What emerged from the data were four distinct clusters of people with shared attitudes and traits—­in other words, four Risk/Reward personality types. I call them Pioneer, Thinker, Defender, and Drifter. You may instantly recognize yourself in one of these descriptions. Or you may find that you are on the cusp between two of them. Or that you’ve shifted from one type to another at different stages of your life. But they provide a framework, drawn from a representative sample of working Americans, for us to begin thinking about work and risk with fresh eyes. If you’d like to see where you fall in the Risk/Reward Matrix, you can take an abridged version of the survey at http://protect-us.mimecast.com/redirect/eNpdjkEKwjAQRe8y61qpikJXFo9Q3LkZpoOGmkyYSRpEvLtRXLl9vPf5T4hI0MPpPA77w7DpoAHlq5NQYVRJTGmVrfXOM6GllsRXhbIl8awkE__XFFNFCSPaUTFM4m-SjX9ldBP0210DWe9VK6W0GALPylj3PtJlrc5my7rwowYLq33vdK83EpE51w before reading on.
pioneers: 10 percent of people. Pioneers tend to approach work from the vantage point of “You only live once.” They tend to be very decisive, and as far as work and career are concerned, they put a lot of chips on the table and are the most entrepreneurial of the four groups.
thinkers: 40 percent of people. Thinkers are the reliable, hardworking backbone of the workforce. They are theoretically comfortable with sensible risks but don’t take many because of worry about finances and family stability. Many dream of going solo with their own businesses or professional practices but are unsure of the steps required. While often entrenched in their career paths, they nevertheless dream of changing jobs to find a greater sense of meaning and purpose.
defenders: 36 percent of people. Those who fall into this group often occupy mid-­ and lower-­level administrative positions. They like things to be predictable and tend to view their work as a means to an end rather than a “calling.” Most Defenders report that if they won the lottery, they would quit their jobs in a heartbeat. They resist change, preferring things to stay as they are.
drifters: 14 percent of people. Our research revealed that those who fall into this category tend to earn less, on average, than the other groups. But when we delved further into the data and expanded the research into one-­on-­one interviews, two distinct categories of Drifter emerged: intentional and unintentional. While there are ranges of attitudes and behavior within each of the four types, the differences between the two Drifter subtypes warrant calling them out more clearly.
intentional: Intentional Drifters, those who consciously choose a free-­form, freewheeling, improvisational approach to managing their career, are the smaller subset of this already small segment of the population. Intentional Drifters more often work part-­time and self-­identify as “craftsmen.”
unintentional: Unintentional Drifters have ended up in less-­than-­satisfying jobs as a result of external forces. After decades of a shrinking manufacturing sector and declining trade union power and the Great Recession, these frequently blue-­collar workers feel cast adrift, finding hourly jobs in the fast-­food and transportation industries. Unintentional Drifters feel insecure, powerless, and abandoned by the American dream of upward mobility. They no longer feel that hard work contributes to successful outcomes and attribute any success they may have achieved to luck.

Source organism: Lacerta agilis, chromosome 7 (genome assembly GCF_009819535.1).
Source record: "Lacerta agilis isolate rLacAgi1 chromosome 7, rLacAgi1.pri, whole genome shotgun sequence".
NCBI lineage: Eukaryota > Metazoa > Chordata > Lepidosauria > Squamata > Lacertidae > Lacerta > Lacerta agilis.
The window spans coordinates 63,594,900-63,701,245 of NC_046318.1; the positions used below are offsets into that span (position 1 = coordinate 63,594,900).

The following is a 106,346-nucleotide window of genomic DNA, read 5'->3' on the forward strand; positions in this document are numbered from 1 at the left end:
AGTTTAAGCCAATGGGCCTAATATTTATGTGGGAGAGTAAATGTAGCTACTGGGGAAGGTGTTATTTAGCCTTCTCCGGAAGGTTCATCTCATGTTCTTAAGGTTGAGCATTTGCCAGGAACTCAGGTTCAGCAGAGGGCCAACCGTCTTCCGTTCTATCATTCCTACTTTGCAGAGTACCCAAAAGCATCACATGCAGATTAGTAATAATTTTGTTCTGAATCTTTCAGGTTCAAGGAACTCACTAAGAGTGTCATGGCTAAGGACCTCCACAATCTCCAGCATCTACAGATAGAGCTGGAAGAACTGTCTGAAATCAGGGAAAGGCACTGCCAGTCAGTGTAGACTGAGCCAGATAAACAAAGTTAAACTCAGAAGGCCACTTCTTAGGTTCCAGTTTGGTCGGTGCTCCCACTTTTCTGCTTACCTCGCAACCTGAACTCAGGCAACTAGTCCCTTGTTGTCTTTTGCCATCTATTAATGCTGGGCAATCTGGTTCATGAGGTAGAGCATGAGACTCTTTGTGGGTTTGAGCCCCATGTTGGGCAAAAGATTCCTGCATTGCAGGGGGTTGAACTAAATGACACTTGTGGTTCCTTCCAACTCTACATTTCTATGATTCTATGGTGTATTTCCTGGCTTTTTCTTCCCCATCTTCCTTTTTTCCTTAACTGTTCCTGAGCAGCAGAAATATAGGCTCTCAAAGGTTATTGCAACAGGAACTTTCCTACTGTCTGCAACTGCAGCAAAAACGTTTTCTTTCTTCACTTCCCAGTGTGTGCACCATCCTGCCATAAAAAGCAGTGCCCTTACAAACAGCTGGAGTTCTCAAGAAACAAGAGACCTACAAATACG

I’ve interviewed many people of each type (as well as the hybrids, such as Thinker-­y Pioneers like me), and I will pre­sent some of their candid personal stories of work, career, and life throughout the book. I’ll also discuss the scholarly research that bears on the four basic types. Each type—­Pioneer, Thinker, Defender, Drifter—­is predisposed to both certain pitfalls and inherent strengths when it comes to work-­related risk-­taking. I’ll discuss how people of each type can exploit the opportunities implied by the particular strengths and how to compensate for the respective weaknesses by cultivating “risk practices” and developing a new Risk/Reward mind-­set. While I’ve broken out the risk practices to address specific issues most relevant to each Risk/Reward type, everyone can benefit from adopting most of the practices.
Risk can involve feelings of danger, uncertainty, and anxiety as we grapple with the unknown. The Risk/Reward Matrix offers a framework for understanding your default response to uncertainty, and understanding and mastering this response is an essential step in learning how to proactively manage your career. In her autobiography, Bossypants, Tina Fey summed up her risk philosophy: “You can’t be that kid standing at the top of the waterslide, overthinking it. You have to go down the chute.” Risk/Reward will help you to find the right slide—­and then to go down the chute.